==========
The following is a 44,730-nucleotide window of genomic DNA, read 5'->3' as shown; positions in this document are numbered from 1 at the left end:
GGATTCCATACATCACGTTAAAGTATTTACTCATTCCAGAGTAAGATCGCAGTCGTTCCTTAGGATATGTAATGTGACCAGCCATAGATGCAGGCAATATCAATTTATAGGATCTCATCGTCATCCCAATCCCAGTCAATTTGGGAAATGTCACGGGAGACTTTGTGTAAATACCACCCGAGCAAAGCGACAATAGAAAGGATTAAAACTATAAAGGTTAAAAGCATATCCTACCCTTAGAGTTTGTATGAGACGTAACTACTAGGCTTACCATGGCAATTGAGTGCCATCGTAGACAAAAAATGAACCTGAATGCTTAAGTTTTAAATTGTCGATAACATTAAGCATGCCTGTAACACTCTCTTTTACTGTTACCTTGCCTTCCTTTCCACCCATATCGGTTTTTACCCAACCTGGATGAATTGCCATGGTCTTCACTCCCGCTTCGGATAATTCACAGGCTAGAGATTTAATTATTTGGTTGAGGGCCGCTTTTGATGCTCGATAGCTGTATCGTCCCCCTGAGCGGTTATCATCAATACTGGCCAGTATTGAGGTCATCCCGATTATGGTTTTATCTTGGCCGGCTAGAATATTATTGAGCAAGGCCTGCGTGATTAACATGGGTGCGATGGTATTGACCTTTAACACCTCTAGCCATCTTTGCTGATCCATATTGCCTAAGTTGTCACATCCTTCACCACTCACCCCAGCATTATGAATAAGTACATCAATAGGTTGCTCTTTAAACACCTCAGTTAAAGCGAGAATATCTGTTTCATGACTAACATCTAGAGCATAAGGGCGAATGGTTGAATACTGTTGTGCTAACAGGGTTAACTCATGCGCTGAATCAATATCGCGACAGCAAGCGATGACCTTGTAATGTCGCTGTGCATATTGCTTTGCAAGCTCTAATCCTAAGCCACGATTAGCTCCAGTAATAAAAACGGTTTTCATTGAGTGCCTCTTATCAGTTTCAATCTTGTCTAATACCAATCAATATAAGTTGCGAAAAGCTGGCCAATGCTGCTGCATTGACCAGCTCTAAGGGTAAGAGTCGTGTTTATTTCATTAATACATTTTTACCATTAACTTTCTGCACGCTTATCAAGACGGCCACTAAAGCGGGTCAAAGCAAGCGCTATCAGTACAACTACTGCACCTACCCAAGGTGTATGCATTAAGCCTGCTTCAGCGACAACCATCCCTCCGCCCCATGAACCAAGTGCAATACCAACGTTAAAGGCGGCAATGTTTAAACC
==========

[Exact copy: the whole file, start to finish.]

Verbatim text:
The following is a 44,730-nucleotide window of genomic DNA, read 5'->3' as shown; positions in this document are numbered from 1 at the left end:
GGATTCCATACATCACGTTAAAGTATTTACTCATTCCAGAGTAAGATCGCAGTCGTTCCTTAGGATATGTAATGTGACCAGCCATAGATGCAGGCAATATCAATTTATAGGATCTCATCGTCATCCCAATCCCAGTCAATTTGGGAAATGTCACGGGAGACTTTGTGTAAATACCACCCGAGCAAAGCGACAATAGAAAGGATTAAAACTATAAAGGTTAAAAGCATATCCTACCCTTAGAGTTTGTATGAGACGTAACTACTAGGCTTACCATGGCAATTGAGTGCCATCGTAGACAAAAAATGAACCTGAATGCTTAAGTTTTAAATTGTCGATAACATTAAGCATGCCTGTAACACTCTCTTTTACTGTTACCTTGCCTTCCTTTCCACCCATATCGGTTTTTACCCAACCTGGATGAATTGCCATGGTCTTCACTCCCGCTTCGGATAATTCACAGGCTAGAGATTTAATTATTTGGTTGAGGGCCGCTTTTGATGCTCGATAGCTGTATCGTCCCCCTGAGCGGTTATCATCAATACTGGCCAGTATTGAGGTCATCCCGATTATGGTTTTATCTTGGCCGGCTAGAATATTATTGAGCAAGGCCTGCGTGATTAACATGGGTGCGATGGTATTGACCTTTAACACCTCTAGCCATCTTTGCTGATCCATATTGCCTAAGTTGTCACATCCTTCACCACTCACCCCAGCATTATGAATAAGTACATCAATAGGTTGCTCTTTAAACACCTCAGTTAAAGCGAGAATATCTGTTTCATGACTAACATCTAGAGCATAAGGGCGAATGGTTGAATACTGTTGTGCTAACAGGGTTAACTCATGCGCTGAATCAATATCGCGACAGCAAGCGATGACCTTGTAATGTCGCTGTGCATATTGCTTTGCAAGCTCTAATCCTAAGCCACGATTAGCTCCAGTAATAAAAACGGTTTTCATTGAGTGCCTCTTATCAGTTTCAATCTTGTCTAATACCAATCAATATAAGTTGCGAAAAGCTGGCCAATGCTGCTGCATTGACCAGCTCTAAGGGTAAGAGTCGTGTTTATTTCATTAATACATTTTTACCATTAACTTTCTGCACGCTTATCAAGACGGCCACTAAAGCGGGTCAAAGCAAGCGCTATCAGTACAACTACTGCACCTACCCAAGGTGTATGCATTAAGCCTGCTTCAGCGACAACCATCCCTCCGCCCCATGAACCAAGTGCAATACCAACGTTAAAGGCGGCAATGTTTAAACC